Thai PM Yingluck Shinawatra has been summoned by an anti-corruption panel to hear charges of negligence over a government rice subsidy scheme.
Yingluck Shinawatra’s opponents, who are seeking to replace her, say the program was rife with corruption.
If found guilty, the prime minister could be removed from office and face a five-year ban from politics.
Thailand’s political crisis has become increasingly violent since mass anti-government protests began in November.
Yingluck Shinawatra, who flew to the northern city of Chiang Rai on Wednesday, will not attend the hearing at the National Anti-Corruption Commission (NACC) in person.
NACC officials say she will be represented by her lawyer, who will hear the charges set against her.
The prime minister, who denies the corruption charges, says she is willing to co-operate with the NACC “to establish the facts”.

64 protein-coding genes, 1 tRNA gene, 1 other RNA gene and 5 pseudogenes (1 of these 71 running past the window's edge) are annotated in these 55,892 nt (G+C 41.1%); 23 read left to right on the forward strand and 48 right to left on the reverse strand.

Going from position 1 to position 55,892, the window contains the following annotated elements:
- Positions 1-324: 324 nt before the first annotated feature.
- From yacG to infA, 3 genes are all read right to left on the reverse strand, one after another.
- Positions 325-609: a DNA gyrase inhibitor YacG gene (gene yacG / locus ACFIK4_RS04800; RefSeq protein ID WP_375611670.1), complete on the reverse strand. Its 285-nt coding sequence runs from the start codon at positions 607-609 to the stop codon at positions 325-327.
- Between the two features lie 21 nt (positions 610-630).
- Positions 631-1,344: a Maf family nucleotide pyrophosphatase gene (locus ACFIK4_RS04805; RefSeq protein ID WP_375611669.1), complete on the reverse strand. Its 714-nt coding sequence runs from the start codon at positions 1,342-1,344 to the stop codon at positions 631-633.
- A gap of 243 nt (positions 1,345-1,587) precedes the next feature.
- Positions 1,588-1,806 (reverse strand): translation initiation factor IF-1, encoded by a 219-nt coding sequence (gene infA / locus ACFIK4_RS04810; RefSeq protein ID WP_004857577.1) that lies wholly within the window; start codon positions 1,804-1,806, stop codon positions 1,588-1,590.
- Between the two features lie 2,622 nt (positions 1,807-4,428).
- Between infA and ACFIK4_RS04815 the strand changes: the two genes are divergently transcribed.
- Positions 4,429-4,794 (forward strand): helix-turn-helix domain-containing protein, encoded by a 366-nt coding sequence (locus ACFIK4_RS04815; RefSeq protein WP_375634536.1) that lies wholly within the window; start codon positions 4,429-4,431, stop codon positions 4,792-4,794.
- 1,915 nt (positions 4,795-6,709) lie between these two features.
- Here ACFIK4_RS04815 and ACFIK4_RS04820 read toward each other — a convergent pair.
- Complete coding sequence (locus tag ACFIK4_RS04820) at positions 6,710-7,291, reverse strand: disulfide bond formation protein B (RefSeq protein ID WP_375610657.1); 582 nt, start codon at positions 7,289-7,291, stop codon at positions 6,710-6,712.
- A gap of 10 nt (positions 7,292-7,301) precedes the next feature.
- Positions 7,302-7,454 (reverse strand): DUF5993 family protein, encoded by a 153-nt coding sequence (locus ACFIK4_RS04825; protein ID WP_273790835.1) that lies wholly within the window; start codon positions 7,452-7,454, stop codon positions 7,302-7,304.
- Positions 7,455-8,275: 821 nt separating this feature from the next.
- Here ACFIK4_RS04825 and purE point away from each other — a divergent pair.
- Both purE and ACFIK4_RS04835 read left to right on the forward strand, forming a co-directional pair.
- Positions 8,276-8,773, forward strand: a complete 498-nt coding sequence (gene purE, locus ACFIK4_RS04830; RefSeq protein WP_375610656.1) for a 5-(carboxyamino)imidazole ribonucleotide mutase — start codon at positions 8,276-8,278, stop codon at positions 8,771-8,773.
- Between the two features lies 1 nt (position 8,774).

The rice subsidy programme – a flagship policy of Yingluck Shinawatra’s administration – saw the Thai government buying farmers’ crops for the past two years at prices up to 50% higher than world prices.
The policy was originally popular with farmers. However, it has led to Thailand’s rice exports being badly hit and accumulated losses of at least $4.4 billion.
Recently, the scheme has left many farmers out of pocket, as the government cannot borrow money to make the payments until a new parliament has convened.
Yingluck Shinawatra says she was only in charge of formulating the policy, not the day-to-day running of the scheme. She has also complained that the commission has treated her unfairly.
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